"Or is gravity not an intrinsic property "

The property here is "mass". Each mass causes gravitation on other objects. And mass is what is influenced by gravity from other objects. And then mass is what resists acceleration.

• So would that mean everything that has mass will have gravity as mass causes the gravitational force and since mass and energy are the same would that mean even energy will have gravitational properties Commented Feb 22 at 8:34
• In terms of relativistic mechanics it makes more sense to think of mass bending spacetime. The other post here points that out. E.g. if a ray of light is bent near a heavy star then it makes sense to think of it as it following a straight line within a "deformed" space-time...
– mond
Commented Feb 22 at 9:31

The question is a bit vague but if you dealing with newtonian gravity, then gravity can be thought of as a field. Field is basically an imaginary concept such that every point in space has a vector associated with it such that if we keep a mass on the point, it suffers a force or acceleration.

What maybe you are trying to say is that "gravity acts at the centre of mass to make calculations simpler" is concept of centre of mass, and yeah you are write. But it depends on cases to cases, especially when objects are very near to each other such that different parts of body experiences different forces (Look up tidal forces by moon on earth). You can imagine objects as points when distances are very large, such that dimensions of object are negligible.

This was newtonian gravity, and if you are talking about general relativity, its entirely different ball game, as gravity is not exactly though of as a force but as a curvature in spacetime. I hope this helped.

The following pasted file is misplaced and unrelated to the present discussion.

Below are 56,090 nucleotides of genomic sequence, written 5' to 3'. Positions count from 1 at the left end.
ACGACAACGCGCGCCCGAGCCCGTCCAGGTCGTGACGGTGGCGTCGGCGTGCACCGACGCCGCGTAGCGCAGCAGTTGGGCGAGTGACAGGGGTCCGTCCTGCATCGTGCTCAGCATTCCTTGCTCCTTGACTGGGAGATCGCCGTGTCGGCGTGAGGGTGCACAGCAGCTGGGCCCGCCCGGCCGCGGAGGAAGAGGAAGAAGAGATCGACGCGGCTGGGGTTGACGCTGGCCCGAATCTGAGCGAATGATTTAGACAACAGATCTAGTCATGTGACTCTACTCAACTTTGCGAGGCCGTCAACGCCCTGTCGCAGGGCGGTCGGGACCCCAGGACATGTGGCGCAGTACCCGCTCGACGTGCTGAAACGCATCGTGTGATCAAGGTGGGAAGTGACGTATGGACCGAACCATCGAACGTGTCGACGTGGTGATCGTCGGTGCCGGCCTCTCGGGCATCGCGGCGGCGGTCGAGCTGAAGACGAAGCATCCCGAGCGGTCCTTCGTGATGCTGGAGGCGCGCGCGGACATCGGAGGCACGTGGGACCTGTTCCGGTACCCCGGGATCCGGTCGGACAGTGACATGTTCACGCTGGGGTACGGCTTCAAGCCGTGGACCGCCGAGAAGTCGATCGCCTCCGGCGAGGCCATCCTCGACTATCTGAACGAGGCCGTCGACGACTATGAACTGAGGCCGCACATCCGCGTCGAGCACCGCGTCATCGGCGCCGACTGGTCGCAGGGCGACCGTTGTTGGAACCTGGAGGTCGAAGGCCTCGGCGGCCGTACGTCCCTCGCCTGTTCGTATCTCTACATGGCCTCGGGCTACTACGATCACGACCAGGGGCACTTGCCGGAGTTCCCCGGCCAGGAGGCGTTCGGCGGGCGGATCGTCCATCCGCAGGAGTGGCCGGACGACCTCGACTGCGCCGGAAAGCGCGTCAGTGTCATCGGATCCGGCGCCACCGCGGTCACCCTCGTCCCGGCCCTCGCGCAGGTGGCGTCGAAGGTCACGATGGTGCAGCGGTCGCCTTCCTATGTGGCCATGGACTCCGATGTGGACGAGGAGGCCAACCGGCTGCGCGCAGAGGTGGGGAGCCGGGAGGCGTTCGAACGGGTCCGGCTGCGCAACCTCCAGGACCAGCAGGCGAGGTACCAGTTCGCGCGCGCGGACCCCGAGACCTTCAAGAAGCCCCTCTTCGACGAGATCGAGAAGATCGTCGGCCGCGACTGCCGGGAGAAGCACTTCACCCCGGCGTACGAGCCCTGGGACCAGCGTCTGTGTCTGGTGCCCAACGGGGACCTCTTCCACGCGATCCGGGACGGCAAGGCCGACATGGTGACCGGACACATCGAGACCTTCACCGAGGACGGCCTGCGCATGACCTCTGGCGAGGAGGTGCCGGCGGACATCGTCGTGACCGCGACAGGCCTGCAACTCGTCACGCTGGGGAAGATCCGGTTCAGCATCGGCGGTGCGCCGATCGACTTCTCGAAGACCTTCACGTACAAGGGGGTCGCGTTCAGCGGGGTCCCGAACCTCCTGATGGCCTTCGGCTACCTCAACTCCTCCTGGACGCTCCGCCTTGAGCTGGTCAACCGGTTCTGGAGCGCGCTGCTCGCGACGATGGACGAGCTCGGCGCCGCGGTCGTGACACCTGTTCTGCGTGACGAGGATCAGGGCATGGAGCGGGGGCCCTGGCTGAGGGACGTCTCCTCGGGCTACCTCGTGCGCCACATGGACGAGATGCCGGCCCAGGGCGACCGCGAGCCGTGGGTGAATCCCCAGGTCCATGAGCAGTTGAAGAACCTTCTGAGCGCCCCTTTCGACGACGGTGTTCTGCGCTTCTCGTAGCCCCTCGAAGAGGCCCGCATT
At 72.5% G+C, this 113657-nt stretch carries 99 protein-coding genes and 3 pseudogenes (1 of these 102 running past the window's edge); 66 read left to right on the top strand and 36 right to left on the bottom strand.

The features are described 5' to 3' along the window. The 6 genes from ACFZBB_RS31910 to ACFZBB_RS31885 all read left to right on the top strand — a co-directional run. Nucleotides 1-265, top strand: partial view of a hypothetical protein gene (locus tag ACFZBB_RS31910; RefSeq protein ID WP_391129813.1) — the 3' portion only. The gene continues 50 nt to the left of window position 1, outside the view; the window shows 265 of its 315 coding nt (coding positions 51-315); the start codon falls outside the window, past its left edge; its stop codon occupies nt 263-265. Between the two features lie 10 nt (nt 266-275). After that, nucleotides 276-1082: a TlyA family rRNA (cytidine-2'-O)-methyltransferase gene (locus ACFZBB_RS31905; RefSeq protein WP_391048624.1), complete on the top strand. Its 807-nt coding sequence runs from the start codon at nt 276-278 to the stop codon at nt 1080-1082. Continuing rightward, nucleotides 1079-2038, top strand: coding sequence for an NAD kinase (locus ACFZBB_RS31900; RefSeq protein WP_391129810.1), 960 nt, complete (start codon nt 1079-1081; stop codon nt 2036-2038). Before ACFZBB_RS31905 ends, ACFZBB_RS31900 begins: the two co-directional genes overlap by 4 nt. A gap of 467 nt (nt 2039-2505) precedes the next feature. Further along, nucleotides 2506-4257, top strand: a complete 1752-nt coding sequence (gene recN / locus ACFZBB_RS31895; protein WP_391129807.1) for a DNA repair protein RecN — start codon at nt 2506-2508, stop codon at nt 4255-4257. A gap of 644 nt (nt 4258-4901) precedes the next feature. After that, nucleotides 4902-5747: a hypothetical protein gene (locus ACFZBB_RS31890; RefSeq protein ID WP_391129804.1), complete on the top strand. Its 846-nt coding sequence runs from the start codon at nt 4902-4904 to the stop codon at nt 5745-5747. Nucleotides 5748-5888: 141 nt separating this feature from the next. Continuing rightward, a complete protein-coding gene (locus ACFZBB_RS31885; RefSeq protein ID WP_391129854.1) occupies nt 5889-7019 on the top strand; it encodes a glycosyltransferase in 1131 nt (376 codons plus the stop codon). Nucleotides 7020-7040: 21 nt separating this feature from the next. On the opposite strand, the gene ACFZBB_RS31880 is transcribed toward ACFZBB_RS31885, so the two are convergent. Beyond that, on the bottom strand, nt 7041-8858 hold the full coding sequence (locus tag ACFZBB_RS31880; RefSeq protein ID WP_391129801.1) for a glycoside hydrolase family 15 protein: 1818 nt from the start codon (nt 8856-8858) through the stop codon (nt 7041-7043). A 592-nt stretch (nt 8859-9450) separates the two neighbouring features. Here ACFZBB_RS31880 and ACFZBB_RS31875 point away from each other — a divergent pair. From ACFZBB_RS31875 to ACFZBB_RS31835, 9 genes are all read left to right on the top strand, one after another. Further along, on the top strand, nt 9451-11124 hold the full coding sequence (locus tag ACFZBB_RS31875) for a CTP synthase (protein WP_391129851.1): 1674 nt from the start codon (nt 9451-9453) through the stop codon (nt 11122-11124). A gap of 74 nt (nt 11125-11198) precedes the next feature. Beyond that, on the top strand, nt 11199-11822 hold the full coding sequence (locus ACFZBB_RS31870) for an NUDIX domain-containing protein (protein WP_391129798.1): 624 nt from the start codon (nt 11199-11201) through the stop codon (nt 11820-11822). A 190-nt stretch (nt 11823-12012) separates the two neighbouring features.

Yes, gravity indeed acts on every point separately. But there are some useful simplifications that you can often make.

Firstly, if your mass is perfectly spherically symmetric we can apply Newton's Shell theorem. This theorem says that a spherically symmetric mass produces a gravitational field as if all the mass were concentrated at a point located at its center. This means that the result of all the little gravitational forces produces by the earth sum up to produce a field that would be the same if all the earth's mass were located in a point. The earth is not perfectly symmetric though. For example, the interaction of the moon and the earth's oceans causes the moon to slowly move away from the earth.

Secondly, for objects on the surface of the earth you can usually assume the gravitational field is constant. The gravitational force varies as you move up or down. It even varies in direction if you travel far enough on the surface of the earth. But the distances on earth so small compared to the length scale of gravity that you almost never see it. As a result of this "constant" gravity, you can act as if gravity only acts on the center of mass of an object. Which is nice, because it greatly simplifies calculations.